Recreational Therapists provide goal oriented leisure activities to improve social skills, muscle movement skills, and enhance self-esteem. They regularly plan activities in the community where people may apply the skills they learn in rehabilitation. Types of recreational therapy include pet therapy, wheelchair sports, and special social functions.
Neuropsychologists focus on the way the brain functions. They assess the way the brain processes thoughts, emotions, and behavioral information. They work with people to help them improve brain functioning and adjust to setbacks. Their reports are important for discharge planning, return to school, and return to work.
Case Managers or Social Workers communicate with individuals and their families regarding treatment goals and planning. They work with individuals and their insurance companies to assure cost-effective treatment. Case Managers or Social Workers also facilitate discharge planning.
The discharge destination from rehabilitation varies and depends on an individual’s skill level, safety awareness, and the level of care that they need. Some people may return to their homes to live independently or with supervision or a little help from their family or friends. Other people may need more time to heal and are discharged to a subacute rehabilitation center to continue to work on therapy. For people that need assistance or are completely dependent on the aid of healthcare professionals, discharge destinations may include skilled nursing homes, nursing homes, assisted living centers, supervised living centers, or Veterans’ homes.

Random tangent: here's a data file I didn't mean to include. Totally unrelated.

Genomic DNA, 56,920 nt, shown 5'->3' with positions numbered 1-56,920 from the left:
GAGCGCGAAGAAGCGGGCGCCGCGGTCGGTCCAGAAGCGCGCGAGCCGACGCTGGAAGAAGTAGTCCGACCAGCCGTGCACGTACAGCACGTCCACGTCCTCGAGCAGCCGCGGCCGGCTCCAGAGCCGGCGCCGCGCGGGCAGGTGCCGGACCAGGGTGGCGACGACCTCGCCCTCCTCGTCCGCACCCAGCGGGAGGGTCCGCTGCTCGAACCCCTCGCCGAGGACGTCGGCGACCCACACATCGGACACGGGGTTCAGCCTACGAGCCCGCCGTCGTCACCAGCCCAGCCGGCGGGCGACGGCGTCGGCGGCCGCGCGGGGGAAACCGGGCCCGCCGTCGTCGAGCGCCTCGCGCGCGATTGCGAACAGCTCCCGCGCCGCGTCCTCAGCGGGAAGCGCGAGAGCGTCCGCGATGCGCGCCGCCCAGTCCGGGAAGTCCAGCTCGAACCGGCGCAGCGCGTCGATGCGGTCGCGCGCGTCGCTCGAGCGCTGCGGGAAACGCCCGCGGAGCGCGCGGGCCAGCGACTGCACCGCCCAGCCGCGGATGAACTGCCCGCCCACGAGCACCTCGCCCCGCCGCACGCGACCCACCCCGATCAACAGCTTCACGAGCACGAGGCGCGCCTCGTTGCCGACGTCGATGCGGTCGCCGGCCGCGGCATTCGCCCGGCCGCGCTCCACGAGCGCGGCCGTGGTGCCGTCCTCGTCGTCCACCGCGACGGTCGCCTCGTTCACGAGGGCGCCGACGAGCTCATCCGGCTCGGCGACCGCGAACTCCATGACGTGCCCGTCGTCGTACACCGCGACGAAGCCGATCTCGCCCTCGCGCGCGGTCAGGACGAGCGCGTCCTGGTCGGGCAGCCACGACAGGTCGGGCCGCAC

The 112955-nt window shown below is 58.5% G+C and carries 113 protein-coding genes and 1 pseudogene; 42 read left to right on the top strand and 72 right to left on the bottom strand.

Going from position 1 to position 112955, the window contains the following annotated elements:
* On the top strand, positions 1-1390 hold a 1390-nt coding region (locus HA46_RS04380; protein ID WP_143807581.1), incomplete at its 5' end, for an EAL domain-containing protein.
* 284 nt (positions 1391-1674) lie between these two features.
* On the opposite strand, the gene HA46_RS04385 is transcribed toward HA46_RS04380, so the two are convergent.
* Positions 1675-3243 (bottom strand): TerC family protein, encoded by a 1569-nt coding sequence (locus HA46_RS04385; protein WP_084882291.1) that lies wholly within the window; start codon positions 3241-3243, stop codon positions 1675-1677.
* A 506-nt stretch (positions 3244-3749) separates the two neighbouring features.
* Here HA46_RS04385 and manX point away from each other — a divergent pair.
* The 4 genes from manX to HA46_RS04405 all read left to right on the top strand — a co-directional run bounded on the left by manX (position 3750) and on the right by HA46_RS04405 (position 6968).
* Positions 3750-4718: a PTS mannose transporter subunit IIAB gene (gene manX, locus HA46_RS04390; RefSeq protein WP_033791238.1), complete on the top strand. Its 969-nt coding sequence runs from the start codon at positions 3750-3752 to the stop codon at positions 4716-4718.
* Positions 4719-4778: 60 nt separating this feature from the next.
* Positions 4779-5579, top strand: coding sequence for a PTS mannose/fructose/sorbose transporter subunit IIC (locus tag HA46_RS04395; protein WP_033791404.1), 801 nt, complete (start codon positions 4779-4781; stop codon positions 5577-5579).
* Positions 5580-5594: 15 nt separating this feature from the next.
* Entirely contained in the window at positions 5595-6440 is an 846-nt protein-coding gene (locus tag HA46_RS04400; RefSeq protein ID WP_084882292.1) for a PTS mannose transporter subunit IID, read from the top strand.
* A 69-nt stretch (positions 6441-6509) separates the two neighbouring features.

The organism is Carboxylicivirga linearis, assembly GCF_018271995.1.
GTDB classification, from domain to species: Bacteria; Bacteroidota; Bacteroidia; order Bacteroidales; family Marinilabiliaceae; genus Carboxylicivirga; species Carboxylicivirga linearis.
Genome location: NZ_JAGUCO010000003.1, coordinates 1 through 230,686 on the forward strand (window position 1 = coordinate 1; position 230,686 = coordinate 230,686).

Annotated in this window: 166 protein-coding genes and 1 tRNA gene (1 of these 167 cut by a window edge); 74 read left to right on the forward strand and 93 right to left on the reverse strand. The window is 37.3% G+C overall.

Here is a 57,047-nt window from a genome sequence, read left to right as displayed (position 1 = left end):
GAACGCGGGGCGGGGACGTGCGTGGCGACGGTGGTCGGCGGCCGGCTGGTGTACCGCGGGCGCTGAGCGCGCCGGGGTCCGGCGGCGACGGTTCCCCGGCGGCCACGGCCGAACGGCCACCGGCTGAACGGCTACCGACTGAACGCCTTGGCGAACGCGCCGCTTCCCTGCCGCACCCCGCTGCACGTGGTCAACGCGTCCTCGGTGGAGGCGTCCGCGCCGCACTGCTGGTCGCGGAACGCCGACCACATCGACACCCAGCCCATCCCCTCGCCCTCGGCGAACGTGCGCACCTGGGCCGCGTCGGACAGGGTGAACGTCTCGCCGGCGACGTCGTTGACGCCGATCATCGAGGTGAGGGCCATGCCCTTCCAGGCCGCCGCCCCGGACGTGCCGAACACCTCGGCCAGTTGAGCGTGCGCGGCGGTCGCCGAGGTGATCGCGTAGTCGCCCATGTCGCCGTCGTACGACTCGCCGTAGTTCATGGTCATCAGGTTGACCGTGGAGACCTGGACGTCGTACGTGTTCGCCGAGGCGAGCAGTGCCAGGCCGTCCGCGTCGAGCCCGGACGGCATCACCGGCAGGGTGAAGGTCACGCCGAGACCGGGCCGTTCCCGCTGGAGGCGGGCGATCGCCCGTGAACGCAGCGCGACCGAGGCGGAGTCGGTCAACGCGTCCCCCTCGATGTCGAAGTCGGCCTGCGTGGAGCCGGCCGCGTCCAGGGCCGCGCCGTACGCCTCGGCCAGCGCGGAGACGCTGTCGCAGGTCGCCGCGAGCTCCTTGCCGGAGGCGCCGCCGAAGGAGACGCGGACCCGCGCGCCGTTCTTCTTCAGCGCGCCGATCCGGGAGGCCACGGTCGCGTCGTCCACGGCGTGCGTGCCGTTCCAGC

In addition to rehabilitation after a stroke, your doctor will manage your health to help prevent another stroke. This may include monitoring and treating atrial fibrillation, high blood pressure, diabetes, and cholesterol. Your doctor may also monitor and treat you for depression. Depression is common for people that have experienced a stroke. Depression is a real medical condition that is treatable. Depression may cause you to feel sad, irritable, tired, and uninterested in activities that you used to find enjoyable. You may also experience appetite changes, sleeping problems, and have trouble remember things or concentrating. You should discuss any symptoms of depression with your doctor. Your doctor will be able to provide you with medications or a counseling referral to help you.
The experience of stroke can be an emotional process for the patient and their loved ones. It is important that you receive support. Some people find comfort in their family, friends, co-workers, and place of worship. Stroke support groups are another good option. They can be a good source of information and support from people who understand what you are experiencing. Ask your doctor for stroke support group locations in your area.